The Judicial Watch report claims there were 20 security incidents involving the U.S. Consulate in Libya before the Sept. 11 attack.
A Washington, D.C.-based watchdog group has released a report criticizing the State Department’s actions related to the Sept. 11, 2012, attacks on the Libyan Consulate, a day before Secretary of State Hillary Rodham Clinton addressed the matter at a congressional hearing.
Judicial Watch, a non-partisan educational foundation, released a report Tuesday titled “The Benghazi Attack of September 11, 2012: Analysis and Further Questions from a Diplomatic Security Service Regional Security Officer and Special Agent.
The report examined the Obama administration’s actions before, during and after the Sept. 11, 2012, attack on the U.S. Consulate in Libya that resulted in the death of U.S. Ambassador Christopher Stevens and three other Americans.
The report concluded the Benghazi attack “resulted from a wide range of strategic and tactical failures by State Department officials.”
One of the criticisms involved the administration's initial claims that an Internet video mocking Muhammad, Islam’s holy prophet, caused a spontaneous riot that resulted in the raids, even after Libyan President Mohamed al-Magarief said the day of the attack that it had been carried out by “experienced masterminds.”
The office of the Director National Intelligence James Robert Clapper Jr. revised its assessment of the attack nearly two weeks afterward to say the raids had been organized in advance and carried out by extremists, some of them linked to al Qa’ida.
During her testimony Wednesday before the Senate Foreign Relations Committee, Clinton accepted responsibility for the department’s actions, though she also defended the administration’s initial conclusion about the cause of the attack.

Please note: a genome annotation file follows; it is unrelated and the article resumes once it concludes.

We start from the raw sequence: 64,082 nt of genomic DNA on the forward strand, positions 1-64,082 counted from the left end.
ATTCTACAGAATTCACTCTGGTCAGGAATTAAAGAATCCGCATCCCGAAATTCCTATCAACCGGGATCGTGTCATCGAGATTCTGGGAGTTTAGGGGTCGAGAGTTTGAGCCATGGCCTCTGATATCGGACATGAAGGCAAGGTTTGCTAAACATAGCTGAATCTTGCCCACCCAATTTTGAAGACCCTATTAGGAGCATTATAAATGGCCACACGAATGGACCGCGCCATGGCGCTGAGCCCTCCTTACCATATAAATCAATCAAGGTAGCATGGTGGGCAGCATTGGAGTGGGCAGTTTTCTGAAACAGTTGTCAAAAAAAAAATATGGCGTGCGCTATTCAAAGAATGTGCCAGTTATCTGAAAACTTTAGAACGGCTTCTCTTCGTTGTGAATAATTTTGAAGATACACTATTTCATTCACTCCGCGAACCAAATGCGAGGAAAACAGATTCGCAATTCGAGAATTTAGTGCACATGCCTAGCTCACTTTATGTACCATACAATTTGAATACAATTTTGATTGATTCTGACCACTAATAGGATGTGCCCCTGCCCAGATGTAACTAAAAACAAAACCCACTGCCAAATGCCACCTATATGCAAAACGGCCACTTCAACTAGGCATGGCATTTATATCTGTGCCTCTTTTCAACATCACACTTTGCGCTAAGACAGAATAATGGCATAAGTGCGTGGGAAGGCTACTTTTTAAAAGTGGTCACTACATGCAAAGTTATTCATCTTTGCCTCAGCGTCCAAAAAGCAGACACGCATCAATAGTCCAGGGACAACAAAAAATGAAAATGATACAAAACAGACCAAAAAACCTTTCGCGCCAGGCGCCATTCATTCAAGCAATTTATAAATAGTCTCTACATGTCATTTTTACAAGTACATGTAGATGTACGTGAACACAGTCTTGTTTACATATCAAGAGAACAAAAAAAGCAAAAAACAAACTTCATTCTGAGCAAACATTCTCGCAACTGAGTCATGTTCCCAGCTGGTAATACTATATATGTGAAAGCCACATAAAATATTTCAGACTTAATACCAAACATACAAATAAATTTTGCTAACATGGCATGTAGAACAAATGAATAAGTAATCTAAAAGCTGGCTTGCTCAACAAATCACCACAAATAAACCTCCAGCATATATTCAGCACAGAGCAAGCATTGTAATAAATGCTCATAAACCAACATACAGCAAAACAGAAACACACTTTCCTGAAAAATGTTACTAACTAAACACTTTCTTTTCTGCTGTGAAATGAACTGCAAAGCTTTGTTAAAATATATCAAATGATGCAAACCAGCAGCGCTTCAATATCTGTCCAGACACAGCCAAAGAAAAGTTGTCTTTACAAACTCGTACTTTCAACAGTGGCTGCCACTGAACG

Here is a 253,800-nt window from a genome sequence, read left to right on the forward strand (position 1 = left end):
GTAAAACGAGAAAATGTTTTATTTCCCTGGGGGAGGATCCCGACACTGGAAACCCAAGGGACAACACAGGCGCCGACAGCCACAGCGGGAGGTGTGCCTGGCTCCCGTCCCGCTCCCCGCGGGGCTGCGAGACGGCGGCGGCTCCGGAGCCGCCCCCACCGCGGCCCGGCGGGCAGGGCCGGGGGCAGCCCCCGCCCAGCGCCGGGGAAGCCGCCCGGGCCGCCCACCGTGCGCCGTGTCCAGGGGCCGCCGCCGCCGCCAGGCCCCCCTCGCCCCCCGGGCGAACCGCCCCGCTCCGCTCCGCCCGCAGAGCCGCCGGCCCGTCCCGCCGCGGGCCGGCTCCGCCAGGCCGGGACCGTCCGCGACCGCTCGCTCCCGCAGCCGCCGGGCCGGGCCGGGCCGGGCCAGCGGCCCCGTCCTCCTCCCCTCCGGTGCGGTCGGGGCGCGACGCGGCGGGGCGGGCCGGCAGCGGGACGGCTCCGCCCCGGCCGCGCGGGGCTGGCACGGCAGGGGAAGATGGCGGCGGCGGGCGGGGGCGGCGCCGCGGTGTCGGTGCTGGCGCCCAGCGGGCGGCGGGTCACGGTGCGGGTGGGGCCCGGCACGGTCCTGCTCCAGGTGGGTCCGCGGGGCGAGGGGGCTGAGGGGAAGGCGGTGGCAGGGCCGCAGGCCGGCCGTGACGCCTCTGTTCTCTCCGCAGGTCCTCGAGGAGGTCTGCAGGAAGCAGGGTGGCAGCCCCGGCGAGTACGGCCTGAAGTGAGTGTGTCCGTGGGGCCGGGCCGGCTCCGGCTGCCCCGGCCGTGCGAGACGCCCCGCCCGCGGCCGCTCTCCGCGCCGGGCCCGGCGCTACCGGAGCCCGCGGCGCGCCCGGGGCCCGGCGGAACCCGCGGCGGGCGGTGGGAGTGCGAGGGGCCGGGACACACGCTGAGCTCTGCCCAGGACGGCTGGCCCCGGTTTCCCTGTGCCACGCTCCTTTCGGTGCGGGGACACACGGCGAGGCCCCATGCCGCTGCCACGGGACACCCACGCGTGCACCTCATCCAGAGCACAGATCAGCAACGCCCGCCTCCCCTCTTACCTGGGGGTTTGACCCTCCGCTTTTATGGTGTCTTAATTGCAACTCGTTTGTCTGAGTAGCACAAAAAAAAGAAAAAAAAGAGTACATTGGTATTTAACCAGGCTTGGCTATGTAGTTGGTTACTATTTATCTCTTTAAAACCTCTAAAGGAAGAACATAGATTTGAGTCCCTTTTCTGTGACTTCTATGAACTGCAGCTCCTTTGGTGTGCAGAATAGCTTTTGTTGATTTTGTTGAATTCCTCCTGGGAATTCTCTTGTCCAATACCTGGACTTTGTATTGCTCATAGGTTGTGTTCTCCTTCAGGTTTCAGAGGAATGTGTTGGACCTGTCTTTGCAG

"The fact is we had four dead Americans,” she said to Sen. Ron Johnson, R-Wis. "Was it because of a protest? Or was it because of guys out for a walk one night who decided they'd go kill some Americans? What difference, at this point, does it make? It is our job to figure out what happened and do everything we can to prevent it from ever happening again, senator."
She then said the motives for the raid are still not clear.
"Even today there are questions being raised," she said.
The report goes on to claim the government had “ample reason to believe that the security situation in Benghazi was deteriorating rapidly” before the raid occurred, claiming there had been 20 security incidents prior to the raid in 2012. Yet, the report said, requests for further security by the consulate were denied by officials in Washington.
Clinton, who will be stepping down from her position, said the State Department intends to carry out 29 recommendations as part of an independent review board’s report released Dec. 18. The board’s report also harshly criticized the department’s actions, and four department officials were removed from their position after its release.
At the same time, Clinton noted that the board also concluded “our response saved American lives in real time – and it did.”
“We are taking a top-to-bottom look, and rethinking how we make decisions on where, when and how our people operate in high threat areas, and how we respond to threats and crises,” she said.
Clinton was the sole witness at hearings before the Senate and House foreign policy panels concerning the raids.
Phone calls to the State Department seeking comment about the report were not returned.
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